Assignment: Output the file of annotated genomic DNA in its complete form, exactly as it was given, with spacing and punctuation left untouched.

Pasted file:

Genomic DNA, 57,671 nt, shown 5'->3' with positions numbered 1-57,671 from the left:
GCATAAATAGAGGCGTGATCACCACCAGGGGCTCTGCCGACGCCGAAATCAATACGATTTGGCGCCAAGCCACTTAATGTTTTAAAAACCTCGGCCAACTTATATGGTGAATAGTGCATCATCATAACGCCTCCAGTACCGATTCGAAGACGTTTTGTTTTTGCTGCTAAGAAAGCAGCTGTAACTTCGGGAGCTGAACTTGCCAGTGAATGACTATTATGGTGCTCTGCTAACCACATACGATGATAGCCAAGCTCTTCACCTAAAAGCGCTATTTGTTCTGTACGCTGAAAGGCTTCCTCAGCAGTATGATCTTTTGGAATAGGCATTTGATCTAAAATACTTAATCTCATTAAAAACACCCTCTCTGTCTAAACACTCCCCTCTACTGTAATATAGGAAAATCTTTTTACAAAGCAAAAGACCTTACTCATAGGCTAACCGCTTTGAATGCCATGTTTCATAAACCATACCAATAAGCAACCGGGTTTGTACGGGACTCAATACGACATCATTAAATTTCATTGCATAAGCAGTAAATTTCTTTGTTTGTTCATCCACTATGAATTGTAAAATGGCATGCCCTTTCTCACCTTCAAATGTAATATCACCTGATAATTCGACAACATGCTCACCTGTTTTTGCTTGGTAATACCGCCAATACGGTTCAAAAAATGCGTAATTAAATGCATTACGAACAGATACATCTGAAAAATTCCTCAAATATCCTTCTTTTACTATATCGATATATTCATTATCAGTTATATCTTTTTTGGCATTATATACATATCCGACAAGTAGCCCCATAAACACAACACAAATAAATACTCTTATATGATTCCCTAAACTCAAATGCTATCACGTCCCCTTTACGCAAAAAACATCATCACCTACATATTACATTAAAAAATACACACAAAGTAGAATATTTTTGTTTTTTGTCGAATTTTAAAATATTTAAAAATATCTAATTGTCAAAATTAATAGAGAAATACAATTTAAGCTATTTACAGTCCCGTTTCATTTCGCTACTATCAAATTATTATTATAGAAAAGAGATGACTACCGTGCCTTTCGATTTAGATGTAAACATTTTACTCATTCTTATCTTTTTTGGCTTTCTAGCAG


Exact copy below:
Genomic DNA, 57,671 nt, shown 5'->3' with positions numbered 1-57,671 from the left:
GCATAAATAGAGGCGTGATCACCACCAGGGGCTCTGCCGACGCCGAAATCAATACGATTTGGCGCCAAGCCACTTAATGTTTTAAAAACCTCGGCCAACTTATATGGTGAATAGTGCATCATCATAACGCCTCCAGTACCGATTCGAAGACGTTTTGTTTTTGCTGCTAAGAAAGCAGCTGTAACTTCGGGAGCTGAACTTGCCAGTGAATGACTATTATGGTGCTCTGCTAACCACATACGATGATAGCCAAGCTCTTCACCTAAAAGCGCTATTTGTTCTGTACGCTGAAAGGCTTCCTCAGCAGTATGATCTTTTGGAATAGGCATTTGATCTAAAATACTTAATCTCATTAAAAACACCCTCTCTGTCTAAACACTCCCCTCTACTGTAATATAGGAAAATCTTTTTACAAAGCAAAAGACCTTACTCATAGGCTAACCGCTTTGAATGCCATGTTTCATAAACCATACCAATAAGCAACCGGGTTTGTACGGGACTCAATACGACATCATTAAATTTCATTGCATAAGCAGTAAATTTCTTTGTTTGTTCATCCACTATGAATTGTAAAATGGCATGCCCTTTCTCACCTTCAAATGTAATATCACCTGATAATTCGACAACATGCTCACCTGTTTTTGCTTGGTAATACCGCCAATACGGTTCAAAAAATGCGTAATTAAATGCATTACGAACAGATACATCTGAAAAATTCCTCAAATATCCTTCTTTTACTATATCGATATATTCATTATCAGTTATATCTTTTTTGGCATTATATACATATCCGACAAGTAGCCCCATAAACACAACACAAATAAATACTCTTATATGATTCCCTAAACTCAAATGCTATCACGTCCCCTTTACGCAAAAAACATCATCACCTACATATTACATTAAAAAATACACACAAAGTAGAATATTTTTGTTTTTTGTCGAATTTTAAAATATTTAAAAATATCTAATTGTCAAAATTAATAGAGAAATACAATTTAAGCTATTTACAGTCCCGTTTCATTTCGCTACTATCAAATTATTATTATAGAAAAGAGATGACTACCGTGCCTTTCGATTTAGATGTAAACATTTTACTCATTCTTATCTTTTTTGGCTTTCTAGCAG